New Here?
     
Posts tagged "Theodicy"


Hopelessly Devoted: Joel Chapter Two Verses Twenty Five through Twenty Seven

This morning’s devotion comes from the preacher himself, Paul N. Walker. 

I will restore to you the years that the swarming locust has eaten, the hopper, the destroyer and the cutter, my great army which I sent among you. (Joel 2:25-27, ESV)

Everything, ultimately, comes from the hand of God: the good, the bad, and the ugly. God is sovereign, which means that He is in control of everything. The bad things in your life have not escaped God’s notice, nor do they fall outside of His sphere of influence. This means that hurt and disease and disaster and death are all under His command and authority.

ewMost of us want to shy away from this biblical view of God. We are loath to attribute anything bad to our good God. We are more likely to say that bad things happen because of sin and the devil. God then swoops into the mess to make things right. It is true that the devil is real and threatens to undo us. It is also true that we reap our own misery because of our sin.

God, however, is not a God on the sidelines, watching our lives unfold and rushing in to help fix what is broken. If God is omnipotent, as we say He is, then He could stop our hands from sinning and save us from our own misery. Satan, like everything and everyone else, is subject to His command. Affirming God’s sovereignty means concluding that God wields both healing and woe for His own good, yet often inscrutable, purpose.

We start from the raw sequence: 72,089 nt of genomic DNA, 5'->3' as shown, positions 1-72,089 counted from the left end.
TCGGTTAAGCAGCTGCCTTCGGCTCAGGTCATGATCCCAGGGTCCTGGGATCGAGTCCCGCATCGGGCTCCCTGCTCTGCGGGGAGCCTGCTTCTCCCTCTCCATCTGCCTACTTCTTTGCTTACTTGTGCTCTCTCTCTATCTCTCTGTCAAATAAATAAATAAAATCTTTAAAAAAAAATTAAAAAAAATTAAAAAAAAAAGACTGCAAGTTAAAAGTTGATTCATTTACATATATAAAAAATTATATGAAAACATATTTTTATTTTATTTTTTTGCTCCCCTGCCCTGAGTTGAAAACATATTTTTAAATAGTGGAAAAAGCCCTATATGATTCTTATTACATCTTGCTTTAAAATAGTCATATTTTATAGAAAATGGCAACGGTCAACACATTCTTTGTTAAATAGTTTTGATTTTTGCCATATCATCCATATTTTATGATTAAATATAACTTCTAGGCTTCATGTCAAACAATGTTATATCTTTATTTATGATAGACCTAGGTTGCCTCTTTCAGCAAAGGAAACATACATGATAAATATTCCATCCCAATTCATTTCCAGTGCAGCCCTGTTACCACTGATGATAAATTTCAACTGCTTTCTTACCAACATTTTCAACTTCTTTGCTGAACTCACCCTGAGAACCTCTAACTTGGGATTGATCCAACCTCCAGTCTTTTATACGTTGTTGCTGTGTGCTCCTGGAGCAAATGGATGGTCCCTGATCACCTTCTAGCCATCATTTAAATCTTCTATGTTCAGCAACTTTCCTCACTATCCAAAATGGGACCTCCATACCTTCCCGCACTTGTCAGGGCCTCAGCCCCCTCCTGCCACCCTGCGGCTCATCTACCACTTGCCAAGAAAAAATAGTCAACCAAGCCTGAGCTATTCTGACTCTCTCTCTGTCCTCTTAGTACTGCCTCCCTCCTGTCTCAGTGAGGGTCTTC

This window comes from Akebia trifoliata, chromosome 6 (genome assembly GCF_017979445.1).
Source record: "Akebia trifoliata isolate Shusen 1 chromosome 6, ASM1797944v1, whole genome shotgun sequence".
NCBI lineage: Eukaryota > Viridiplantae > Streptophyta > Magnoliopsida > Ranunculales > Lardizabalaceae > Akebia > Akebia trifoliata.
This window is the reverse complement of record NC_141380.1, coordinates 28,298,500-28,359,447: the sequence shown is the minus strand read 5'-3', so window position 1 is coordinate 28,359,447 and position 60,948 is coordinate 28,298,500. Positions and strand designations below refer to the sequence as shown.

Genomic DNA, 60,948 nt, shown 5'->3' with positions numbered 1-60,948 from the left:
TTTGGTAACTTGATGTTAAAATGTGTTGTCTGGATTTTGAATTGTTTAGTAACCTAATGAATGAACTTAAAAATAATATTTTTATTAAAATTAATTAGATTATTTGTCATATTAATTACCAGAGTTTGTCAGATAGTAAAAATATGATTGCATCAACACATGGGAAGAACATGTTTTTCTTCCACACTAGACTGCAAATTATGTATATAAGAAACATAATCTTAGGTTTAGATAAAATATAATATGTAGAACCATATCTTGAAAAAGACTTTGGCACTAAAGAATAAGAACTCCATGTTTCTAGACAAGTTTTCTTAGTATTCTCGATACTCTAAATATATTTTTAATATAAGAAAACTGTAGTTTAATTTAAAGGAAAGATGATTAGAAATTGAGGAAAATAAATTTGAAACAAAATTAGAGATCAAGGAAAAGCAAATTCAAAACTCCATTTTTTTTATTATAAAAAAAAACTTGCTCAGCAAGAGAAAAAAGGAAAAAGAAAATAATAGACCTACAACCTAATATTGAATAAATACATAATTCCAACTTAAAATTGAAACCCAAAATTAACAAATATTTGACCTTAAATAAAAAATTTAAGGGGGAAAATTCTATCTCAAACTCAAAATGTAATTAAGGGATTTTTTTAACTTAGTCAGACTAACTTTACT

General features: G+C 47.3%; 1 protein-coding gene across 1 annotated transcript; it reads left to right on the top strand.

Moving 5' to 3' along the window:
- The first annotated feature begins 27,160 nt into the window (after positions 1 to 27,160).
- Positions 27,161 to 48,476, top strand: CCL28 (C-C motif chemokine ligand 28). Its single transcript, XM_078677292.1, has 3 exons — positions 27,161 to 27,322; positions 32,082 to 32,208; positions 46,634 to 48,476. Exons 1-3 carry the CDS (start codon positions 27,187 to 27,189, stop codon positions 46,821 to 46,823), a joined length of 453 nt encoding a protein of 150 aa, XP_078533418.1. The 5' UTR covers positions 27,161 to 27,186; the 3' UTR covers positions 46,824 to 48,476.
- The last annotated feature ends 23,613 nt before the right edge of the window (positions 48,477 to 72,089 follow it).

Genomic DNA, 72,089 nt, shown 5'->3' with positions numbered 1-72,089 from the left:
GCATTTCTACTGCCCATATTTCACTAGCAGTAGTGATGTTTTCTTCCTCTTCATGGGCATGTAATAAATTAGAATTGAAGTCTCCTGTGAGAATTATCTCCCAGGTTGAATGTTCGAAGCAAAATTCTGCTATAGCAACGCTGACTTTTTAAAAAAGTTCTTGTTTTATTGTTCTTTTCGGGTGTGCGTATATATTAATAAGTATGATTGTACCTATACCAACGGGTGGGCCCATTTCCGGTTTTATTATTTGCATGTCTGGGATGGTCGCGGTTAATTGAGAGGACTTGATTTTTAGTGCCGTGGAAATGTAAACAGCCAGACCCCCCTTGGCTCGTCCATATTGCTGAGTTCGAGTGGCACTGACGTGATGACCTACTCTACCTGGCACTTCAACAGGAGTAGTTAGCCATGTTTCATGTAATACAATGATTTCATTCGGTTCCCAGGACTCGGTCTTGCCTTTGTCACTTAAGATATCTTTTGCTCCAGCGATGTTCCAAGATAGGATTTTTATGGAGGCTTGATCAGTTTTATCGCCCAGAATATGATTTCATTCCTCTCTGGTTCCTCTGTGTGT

God’s sovereignty is clear to Joel. God refers to the devastating plague of locusts as His “great army which I sent among you.” The destroyers did real and severe damage in Israel, His chosen people; they brought years of loss built on more years of sorrow. Perhaps you have experienced what feels like years wasted in loss or sickness or suffering, or years spent idly or in vain—years you wish you could have back. The good and comforting news is that those years, and all years, come from the hand of God. And the better news is that God does not waste time—neither His time nor yours.

He doesn’t always provide an explanation of why He does what He does. The bad in the world will remain a mystery until the end of the world as we know it. But He does give us a promise we can trust: “I will restore to you the years that the swarming locust has eaten… You shall eat in plenty and be satisfied.” It is His goodness and love that allows us to say in both the triumphs and trials of our lives that God “has dealt wondrously with me” and to thank Him for everything that comes from His hand.

It's Funny 'Cause It's True: Tig Notaro Has Breast Cancer

It’s Funny ‘Cause It’s True: Tig Notaro Has Breast Cancer

I’ve been thinking a lot about what we can learn from stand-up comedians. I recently came across an amazing, tragic, deeply personal, and therefore hilarious stand-up set by Tig Notaro, which aired on This American Life last October (you really should listen to it here). I am approaching this from my perspective as a preacher and teacher, but I believe anyone trying to get a message across, especially in some public forum, could learn so much from stand-up. For example, read what I wrote on comedian Jim Gaffigan’s work here. I will focus on Notaro and her set that was featured on…